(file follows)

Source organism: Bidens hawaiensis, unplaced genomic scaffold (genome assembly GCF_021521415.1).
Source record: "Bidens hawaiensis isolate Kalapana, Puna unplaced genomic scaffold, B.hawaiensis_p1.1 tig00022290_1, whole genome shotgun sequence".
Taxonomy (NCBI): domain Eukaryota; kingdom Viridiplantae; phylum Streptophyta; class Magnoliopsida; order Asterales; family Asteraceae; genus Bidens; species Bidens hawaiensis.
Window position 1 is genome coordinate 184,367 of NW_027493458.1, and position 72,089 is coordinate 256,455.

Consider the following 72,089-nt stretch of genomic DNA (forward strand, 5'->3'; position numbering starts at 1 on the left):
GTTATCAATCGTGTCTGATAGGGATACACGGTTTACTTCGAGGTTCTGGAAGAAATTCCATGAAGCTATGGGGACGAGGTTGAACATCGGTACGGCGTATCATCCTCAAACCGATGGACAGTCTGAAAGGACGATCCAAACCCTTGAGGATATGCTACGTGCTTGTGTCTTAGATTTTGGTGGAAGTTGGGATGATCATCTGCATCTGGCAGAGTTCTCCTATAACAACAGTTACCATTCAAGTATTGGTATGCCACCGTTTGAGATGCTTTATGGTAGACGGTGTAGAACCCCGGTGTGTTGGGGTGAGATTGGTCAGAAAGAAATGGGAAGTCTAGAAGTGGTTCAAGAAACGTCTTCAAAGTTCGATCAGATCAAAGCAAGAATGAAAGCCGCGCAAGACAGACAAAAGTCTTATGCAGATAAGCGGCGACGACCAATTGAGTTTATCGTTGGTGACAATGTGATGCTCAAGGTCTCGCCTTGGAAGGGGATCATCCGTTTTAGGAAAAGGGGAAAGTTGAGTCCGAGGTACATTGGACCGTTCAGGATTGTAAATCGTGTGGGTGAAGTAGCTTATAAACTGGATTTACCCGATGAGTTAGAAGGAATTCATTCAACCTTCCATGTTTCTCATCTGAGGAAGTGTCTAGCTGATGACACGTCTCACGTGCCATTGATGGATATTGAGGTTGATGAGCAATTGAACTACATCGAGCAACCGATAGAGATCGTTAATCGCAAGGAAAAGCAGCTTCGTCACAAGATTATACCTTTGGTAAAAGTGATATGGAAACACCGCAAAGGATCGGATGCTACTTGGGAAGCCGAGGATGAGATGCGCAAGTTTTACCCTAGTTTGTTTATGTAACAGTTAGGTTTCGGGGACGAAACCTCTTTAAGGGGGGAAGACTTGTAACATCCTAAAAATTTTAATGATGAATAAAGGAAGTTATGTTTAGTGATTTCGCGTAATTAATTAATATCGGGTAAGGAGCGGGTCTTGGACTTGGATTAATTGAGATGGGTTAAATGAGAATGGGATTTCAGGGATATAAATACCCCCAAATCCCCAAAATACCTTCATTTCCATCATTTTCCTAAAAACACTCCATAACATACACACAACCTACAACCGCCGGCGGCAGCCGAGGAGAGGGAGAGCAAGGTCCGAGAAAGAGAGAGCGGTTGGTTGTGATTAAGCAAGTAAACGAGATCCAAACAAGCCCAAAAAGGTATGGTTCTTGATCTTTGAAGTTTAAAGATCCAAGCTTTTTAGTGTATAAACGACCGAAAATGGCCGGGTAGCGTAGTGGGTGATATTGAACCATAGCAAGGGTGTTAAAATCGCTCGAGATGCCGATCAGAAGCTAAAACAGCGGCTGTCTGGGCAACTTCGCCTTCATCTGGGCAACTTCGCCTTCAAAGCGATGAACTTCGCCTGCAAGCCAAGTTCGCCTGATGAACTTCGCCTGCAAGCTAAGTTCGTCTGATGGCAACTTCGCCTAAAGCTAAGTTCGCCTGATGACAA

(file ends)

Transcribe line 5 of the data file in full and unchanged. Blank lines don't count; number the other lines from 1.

Consider the following 72,089-nt stretch of genomic DNA (forward strand, 5'->3'; position numbering starts at 1 on the left):